The new book, Bond Cars: The Definitive History by Jason Barlow, is a celebration of the cars that have featured in all 25 of the 007 films. This excerpt focuses on the cars of The Living Daylights and the spectacular stunt on the ice lake in Austria…
In The Living Daylights, Bond heads to the Austrian border in a quintessential though now rather forgotten 1980s car, the Audi 200 quattro. This is one of two Audis he drives in the film (we also see him in a 200 Avant in Tangier). This third generation of Audi’s large executive saloon was a key car in the brand’s evolution: it arrived in 1982 at a time when the automotive industry was in thrall to aerodynamics (in marketing as well as practical terms), its slippery shape and flush-fitting glazing marking it out as an innovator in a category that remained generally conservative. The 200 quattro turbo was the pinnacle car, embellished in the film with split-rim BBS alloy wheels and then fashionable bodywork mods by well-regarded German tuner ABT Sportsline (which has an esteemed history in the DTM race series and more recently Formula E). If The Living Daylights is an unfairly overlooked 007 film, then the Audi is a rare-groove Bond car appreciated by fans who like to look a little deeper. (There’s also a notable cameo for a 1959 Chevrolet Impala, a car with previous Bond form.) Not least because it inevitably played second fiddle to a returning hero: Aston Martin. Absent for eight films and almost 20 years (if we set aside the brief glimpse of a DBS in Q’s workshop in Diamonds Are Forever, a scene that was actually filmed in Aston Martin’s Newport Pagnell base), the marque most associated with James Bond was now firmly back. ‘It was a great positive,’ Michael G. Wilson observed.
The positivity worked both ways: manufacturing and selling high-performance cars is a capricious business, and Aston Martin’s priceless association with James Bond has seen it through some difficult times. By the 1980s, the company was in the hands of charismatic businessman, car enthusiast and aviator Victor Gauntlett, whose success in the petrochemical industry led him to invest in Aston Martin at a time when recession threatened to finish it off. There’s little doubt that Aston Martin might have disappeared altogether were it not for his commitment, and the deal he brokered with Ford in 1987; there’s absolutely no doubt whatsover that it was Gauntlett who got the brand back into Bond, dealing directly with Cubby Broccoli.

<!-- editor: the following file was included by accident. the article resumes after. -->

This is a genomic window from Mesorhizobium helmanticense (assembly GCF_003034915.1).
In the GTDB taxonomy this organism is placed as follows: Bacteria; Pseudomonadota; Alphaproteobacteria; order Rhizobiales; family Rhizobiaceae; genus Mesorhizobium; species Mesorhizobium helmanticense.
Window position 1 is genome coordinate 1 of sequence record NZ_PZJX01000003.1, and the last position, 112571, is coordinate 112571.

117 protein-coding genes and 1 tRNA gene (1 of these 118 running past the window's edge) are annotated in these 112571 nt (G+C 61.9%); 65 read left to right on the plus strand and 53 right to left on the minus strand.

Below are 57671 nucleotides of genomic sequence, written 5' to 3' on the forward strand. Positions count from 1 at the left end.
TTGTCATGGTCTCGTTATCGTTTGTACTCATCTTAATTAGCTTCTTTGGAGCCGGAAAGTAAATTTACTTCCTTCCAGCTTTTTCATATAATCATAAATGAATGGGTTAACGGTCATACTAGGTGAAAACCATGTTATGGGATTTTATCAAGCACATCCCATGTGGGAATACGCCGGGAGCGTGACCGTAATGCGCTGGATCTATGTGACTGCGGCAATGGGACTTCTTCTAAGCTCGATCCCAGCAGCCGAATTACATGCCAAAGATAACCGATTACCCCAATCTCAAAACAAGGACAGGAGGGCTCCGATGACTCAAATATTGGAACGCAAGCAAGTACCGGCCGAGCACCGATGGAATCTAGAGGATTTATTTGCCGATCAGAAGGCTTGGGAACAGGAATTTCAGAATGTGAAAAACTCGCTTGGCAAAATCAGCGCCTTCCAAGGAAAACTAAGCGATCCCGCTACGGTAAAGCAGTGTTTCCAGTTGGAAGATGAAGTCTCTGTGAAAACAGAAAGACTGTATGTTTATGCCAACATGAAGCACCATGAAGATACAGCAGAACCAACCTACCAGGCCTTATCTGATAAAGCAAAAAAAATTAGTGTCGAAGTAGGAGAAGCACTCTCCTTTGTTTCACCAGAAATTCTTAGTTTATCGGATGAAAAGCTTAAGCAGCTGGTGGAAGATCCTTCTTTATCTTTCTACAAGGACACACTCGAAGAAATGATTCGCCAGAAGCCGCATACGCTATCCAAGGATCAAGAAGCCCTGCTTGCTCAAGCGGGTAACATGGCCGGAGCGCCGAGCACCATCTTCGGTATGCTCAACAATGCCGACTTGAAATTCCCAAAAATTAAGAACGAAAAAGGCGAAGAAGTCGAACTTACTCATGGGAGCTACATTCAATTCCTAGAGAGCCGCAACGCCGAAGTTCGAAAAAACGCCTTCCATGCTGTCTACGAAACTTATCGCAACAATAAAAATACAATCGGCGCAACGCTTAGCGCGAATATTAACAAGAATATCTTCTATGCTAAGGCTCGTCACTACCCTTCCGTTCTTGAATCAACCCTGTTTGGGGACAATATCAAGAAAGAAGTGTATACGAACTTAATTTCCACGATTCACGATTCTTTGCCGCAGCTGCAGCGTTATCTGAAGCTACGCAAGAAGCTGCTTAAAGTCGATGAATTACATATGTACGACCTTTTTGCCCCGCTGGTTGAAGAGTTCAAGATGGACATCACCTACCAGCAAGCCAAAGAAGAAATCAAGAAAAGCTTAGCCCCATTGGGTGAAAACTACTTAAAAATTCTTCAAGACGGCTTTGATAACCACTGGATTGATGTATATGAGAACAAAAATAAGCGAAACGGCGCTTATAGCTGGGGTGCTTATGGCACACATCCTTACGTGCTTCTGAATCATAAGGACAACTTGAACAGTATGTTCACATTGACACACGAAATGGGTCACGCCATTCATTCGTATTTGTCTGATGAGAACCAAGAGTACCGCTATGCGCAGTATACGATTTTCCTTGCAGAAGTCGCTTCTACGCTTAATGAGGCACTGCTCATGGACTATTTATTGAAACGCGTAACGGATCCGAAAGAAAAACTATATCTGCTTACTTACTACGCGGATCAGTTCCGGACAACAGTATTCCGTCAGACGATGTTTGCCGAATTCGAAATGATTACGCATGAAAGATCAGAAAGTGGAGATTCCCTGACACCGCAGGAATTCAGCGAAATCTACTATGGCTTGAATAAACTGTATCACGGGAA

Indeed, he even loaned his personal V8 Volante to the production, which is the car we see Bond driving as he arrives at the fictional Blayden House MI6 stronghold (filmed at Stoner Park near Henley-on-Thames in Oxfordshire; note also the Rover 800 and a pair of Daimlers) for a debriefing with M and KGB defector Georgi Koskov (Jeroen Krabbé). Effectively an evolution of the DBS V8 that had appeared in 1969, the V8’s continued existence may have been proof of the company’s lack of development funds, but for many it still epitomised the great British sports car. Gauntlett’s Volante was fitted with a Vantage engine, but neither it nor any of the other three cars used in The Living Daylights were technically Vantages. And although we see Q ‘winterising’ the Aston by fitting a hard-top, the V8 (which Aston Martin refers to as a saloon, despite its coupé silhouette) that Bond then drives to Bratislava is categorically not a Volante with a roof. The producers bought three V8 saloons, all of which were prepared for filming by Aston, and seven fibreglass mock-ups were also constructed for the more brutal parts of the sequence. While Bond and Kara Milovy (Maryam d’Abo) are pursued as they head to the Austrian border, the Aston’s extensive suite of gadgets is revealed: there are lasers in the wheel hubs, retractable outriggers, heat-seeking missiles with head-up display, bulletproof glass, a jet engine hidden behind the rear number plate, a self-destruct mode, and a radio that scans for the local police frequency. At one point, the car also turns into a fishing hut, a (non-Q branch) disguise it quickly sheds; two barns were made, one of balsa wood that the car could drive straight through, the other on a frame that the Aston could effectively ‘drive’. ‘Unless you’ve got an unlimited supply of action vehicles, which you rarely do, they have to be nurtured and caressed, as they suffer constant abuse,’ John Richardson recalled.
The sequence on the lake was shot at Weissensee, southern Austria, but as it was January it was also perilously cold. This was a problem for both equipment and crew, as long-standing Bond special effects wizard Chris Corbould remembered: ‘It was 30° below out there. We had to fire the Aston Martin up a ramp to go over the top of a hut. Because of the extreme cold, we fired the car with compressed air but, instead of opening up quickly, the valves had contracted and opened slowly. Instead of firing off like mad, the car just went “blump” and straight into the hut. It was a total disaster. I went over to Cubby and said, “I’m terribly sorry.” “Don’t worry, we’ll come back tomorrow and do it again,” he said.’ Having tried to heat the valves up and insulate them, the crew found that Cubby had already paid for their drinks at the hotel bar when they got back that night.
The next day they regrouped. ‘Cubby sat in the same seat, we fired the car and it flew like a dream,’ Corbould recalled. “Was that better?” I said to him. He said, “Yeah, that’s exactly what I knew would happen…”’
Bond Cars: The Definitive History, Standard and Collector’s Editions by Jason Barlow are available to buy at 007Store